I have written before about how regulators and competition regulators are falling at their job of making the economy safer, fairer and productive. These institutions are however keeping the worst of capitalism alive, the bleak and the slow, the outdated and the aged. The issue isn’t due to a ‘small c’ conservatism and a sense of seemingly endless sentimentality but a pure misunderstanding of the economy full stop. The way politicians and key thinkers are missing the loosening of previous economic assumptions over work and incomes is hindering the creative part of what Schumpeter called ‘creative destruction’. For example, the advancements made through Apple’s App Store are not led by Apple but by millions of people creating games and apps from their rooms or lounge, but the rewards go.. to the top. Imagine if the rewards were shared and were felt by everybody.This is the next revolution, technology has brought a new dimension and a raft of different ways to change the economy and shape it as we see fit.
Recently both the British Chamber of Commerce (BCC) who issued warnings over the UK economy and the Institute of Directors (IoD) have spoken of the Uk’s need to be supporting investment in the future and made known their belief that Corporation tax is in its dying days. These are statements that should be making the government sit up and listen, these are statements that not only highlight the flashing lights on the economic dashboard but are concerns which I cannot help but agree with. The idea that the UK economy can grow as it is in the future without some serious intervention is a starry eyed dream. If the government will not listen to me then they should listen to the BCC and IoD when they issue warnings that the UK is not putting a big enough effort into future proofing its economy, workers or the state.
When all the signs of a need to renew the economy are present, issues such as stagnation, flat wages, a stubbornly large fiscal and balance of payments (import/export) deficit and more. The UK has an abundance of archaic processes, institutions, regulators and outdated and wanting political solutions, without forward thinking these will not suffice. This piece is part of the missing discussion on automation, capitalism, working weeks and forms of basic and living incomes. Even when you would expect the state to take notice over issues such as over the future tax base, we see the continuing failures of yesteryear through privatisations and corporation tax cuts. These collectively show an outdated model with no answers for tomorrow’s realities, the discussion should move on.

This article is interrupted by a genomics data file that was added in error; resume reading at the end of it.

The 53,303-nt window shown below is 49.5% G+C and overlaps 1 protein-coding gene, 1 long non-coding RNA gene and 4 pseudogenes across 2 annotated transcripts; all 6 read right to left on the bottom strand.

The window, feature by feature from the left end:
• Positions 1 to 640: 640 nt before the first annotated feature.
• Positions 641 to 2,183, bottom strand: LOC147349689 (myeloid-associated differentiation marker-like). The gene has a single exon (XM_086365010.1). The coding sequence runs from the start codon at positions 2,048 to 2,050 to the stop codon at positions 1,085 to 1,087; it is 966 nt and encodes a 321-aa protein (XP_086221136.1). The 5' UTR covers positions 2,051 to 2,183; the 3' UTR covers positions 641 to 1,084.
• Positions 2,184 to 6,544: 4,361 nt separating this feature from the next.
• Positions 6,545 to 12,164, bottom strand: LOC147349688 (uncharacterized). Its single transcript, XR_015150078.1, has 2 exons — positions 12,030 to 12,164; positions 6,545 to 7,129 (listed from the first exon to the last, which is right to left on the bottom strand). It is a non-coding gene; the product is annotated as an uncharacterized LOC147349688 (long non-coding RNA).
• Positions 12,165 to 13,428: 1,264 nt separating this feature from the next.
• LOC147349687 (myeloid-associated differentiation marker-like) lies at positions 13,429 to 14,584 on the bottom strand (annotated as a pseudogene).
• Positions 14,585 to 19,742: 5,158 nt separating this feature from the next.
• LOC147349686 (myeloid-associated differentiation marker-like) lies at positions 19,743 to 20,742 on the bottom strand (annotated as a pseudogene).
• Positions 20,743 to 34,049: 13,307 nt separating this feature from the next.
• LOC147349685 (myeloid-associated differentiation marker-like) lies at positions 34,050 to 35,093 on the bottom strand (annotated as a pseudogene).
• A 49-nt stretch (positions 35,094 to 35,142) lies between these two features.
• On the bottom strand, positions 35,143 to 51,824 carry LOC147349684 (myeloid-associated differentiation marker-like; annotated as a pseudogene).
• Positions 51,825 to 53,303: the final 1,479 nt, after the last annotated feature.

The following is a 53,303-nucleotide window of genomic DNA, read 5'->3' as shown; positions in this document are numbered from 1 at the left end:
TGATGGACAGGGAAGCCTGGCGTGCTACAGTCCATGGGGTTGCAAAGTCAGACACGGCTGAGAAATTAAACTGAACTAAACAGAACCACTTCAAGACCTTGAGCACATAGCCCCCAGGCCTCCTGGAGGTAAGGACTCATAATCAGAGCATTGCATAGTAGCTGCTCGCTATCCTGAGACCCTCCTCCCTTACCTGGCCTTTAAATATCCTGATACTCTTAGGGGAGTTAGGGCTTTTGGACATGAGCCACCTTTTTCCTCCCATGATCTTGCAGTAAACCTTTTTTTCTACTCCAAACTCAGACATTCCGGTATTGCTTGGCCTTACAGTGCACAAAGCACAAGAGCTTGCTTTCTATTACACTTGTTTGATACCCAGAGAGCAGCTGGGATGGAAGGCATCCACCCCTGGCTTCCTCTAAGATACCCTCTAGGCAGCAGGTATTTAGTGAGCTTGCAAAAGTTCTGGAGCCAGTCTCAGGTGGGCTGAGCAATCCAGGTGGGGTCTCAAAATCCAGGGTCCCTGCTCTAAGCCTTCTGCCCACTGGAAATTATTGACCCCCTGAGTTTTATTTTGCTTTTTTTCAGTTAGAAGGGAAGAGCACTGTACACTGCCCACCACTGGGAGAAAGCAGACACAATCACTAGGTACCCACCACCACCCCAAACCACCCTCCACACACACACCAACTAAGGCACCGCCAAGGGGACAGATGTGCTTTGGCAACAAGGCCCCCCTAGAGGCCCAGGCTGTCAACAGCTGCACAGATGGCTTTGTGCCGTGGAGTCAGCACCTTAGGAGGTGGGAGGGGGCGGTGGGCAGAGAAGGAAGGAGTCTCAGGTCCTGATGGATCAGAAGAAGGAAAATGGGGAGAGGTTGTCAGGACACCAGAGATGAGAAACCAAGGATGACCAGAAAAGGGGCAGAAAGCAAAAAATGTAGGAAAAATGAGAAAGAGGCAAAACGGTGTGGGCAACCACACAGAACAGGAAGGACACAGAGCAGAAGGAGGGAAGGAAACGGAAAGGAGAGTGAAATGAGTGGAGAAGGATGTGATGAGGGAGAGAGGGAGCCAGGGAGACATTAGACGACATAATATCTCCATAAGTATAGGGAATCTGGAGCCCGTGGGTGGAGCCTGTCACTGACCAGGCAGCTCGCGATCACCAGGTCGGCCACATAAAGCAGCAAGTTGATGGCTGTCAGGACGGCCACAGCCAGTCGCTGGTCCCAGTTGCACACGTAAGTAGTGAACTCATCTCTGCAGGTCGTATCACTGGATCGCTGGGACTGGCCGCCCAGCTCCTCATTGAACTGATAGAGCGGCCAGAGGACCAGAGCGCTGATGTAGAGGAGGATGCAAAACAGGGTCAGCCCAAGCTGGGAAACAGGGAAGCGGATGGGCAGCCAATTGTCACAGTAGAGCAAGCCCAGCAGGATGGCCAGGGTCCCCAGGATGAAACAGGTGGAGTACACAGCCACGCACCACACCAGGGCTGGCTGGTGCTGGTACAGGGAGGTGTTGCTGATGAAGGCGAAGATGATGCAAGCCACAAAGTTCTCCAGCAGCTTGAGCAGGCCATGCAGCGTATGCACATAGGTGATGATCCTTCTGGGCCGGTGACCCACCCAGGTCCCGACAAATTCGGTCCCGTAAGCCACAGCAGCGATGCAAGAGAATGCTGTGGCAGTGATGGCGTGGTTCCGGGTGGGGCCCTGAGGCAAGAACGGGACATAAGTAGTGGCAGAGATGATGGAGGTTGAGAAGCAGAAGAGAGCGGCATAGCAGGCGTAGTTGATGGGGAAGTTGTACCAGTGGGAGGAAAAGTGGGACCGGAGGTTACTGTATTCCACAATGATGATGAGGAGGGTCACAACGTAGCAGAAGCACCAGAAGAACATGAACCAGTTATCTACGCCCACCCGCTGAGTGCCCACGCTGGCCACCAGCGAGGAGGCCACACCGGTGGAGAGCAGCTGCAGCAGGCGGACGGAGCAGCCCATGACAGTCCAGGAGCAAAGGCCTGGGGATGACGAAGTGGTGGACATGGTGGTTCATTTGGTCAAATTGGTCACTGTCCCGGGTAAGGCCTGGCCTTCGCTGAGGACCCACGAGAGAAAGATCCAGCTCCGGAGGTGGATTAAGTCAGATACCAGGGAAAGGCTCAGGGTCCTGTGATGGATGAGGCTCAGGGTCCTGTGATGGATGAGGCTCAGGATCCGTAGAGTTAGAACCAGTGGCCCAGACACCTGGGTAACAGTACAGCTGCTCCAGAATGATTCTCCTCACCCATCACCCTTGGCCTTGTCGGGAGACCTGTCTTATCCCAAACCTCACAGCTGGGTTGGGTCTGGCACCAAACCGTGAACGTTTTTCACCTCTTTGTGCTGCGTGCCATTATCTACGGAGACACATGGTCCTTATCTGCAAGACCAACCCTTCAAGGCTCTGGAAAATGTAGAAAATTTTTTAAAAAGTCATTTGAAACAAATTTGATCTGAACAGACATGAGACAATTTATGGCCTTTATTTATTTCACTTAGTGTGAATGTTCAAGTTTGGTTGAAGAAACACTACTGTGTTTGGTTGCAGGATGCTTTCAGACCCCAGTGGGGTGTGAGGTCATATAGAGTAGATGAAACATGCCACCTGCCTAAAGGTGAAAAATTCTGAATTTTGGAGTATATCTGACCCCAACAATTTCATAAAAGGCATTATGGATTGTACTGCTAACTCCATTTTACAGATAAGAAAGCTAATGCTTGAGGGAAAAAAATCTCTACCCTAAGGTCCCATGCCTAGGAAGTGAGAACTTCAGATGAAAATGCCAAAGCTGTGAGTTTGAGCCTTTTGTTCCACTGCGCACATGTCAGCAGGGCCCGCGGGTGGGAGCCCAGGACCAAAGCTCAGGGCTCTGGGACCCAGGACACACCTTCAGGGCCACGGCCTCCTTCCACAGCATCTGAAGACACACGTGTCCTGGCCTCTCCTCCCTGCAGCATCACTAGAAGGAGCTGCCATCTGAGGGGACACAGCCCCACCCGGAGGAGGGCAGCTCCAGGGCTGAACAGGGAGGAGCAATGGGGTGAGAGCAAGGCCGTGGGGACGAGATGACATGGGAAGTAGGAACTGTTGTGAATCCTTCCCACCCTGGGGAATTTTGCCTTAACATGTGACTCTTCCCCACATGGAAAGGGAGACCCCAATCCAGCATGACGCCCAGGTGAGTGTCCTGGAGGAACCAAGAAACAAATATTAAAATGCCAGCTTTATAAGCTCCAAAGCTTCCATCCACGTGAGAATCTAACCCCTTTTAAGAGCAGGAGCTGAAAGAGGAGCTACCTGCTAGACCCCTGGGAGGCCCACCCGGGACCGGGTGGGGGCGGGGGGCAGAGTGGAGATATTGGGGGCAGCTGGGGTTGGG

The state is perversely centralising in the name of localism from Free schools to Academies but is failing to promote equal standards, state ownership of National Rail or the Post Office will and has, respectively, gone to one private multinational provider.The economy is becoming decentralised, and where it is becoming centralised the state is pursuing the opposite for example over the web of centralised ‘big data’. Inasmuch as the economic revolution can be organic and bottom up, there remains a need for regulations if the new economy is to tackle exploitation of works, tackle environmental concerns or to cap the largess in industries that will not be overcome anytime soon. In these cases the UK needs strong and tough regulations, which are applied to the modern age, not to business practices of yesteryear. Why do we tax multinationals in the way we do (or don’t ‘Google’), or regulate credit unions more stringently than banks when Credit Unions are far better at protecting themselves from financial oblivion?
I do not know the answers for the future economy anymore than those who have come before but for the sake of those who come next it is the duty of us to realise the cost our inaction will have. Protecting jobs during this technological wave is hard but it would also be counter intuitive to stop the pace and rate of change as that means as jobs become technically redundant but remain on poverty wages and cost new jobs and income as relative productivity falls and the people and the capital that may replace them remain or become under utilised. Tax take is lower than before, government loses control of leverage over demand and the level of inequality grows exponentially. It beggars belief that the state which lead the charge in helping bring the new wave of technology into existence cannot accustom itself to its arrival but the need to do so now grows every day inaction triumphs over action. Lets look at the public digital realm, the working week, forms of basic income and cooperative ownership and promotion of the open-source over the open for abuse platforms. That is what is on offer if we think about the future now, but we will come too late to the game if we leave it too long.
I want to start a discussion on where next for the economy, I have started but I need you to join me, right now, please get involved, follow my Twitter @rwscarter or sign up to my mailinglist on the left. I also check my emails on firstname.lastname@example.org .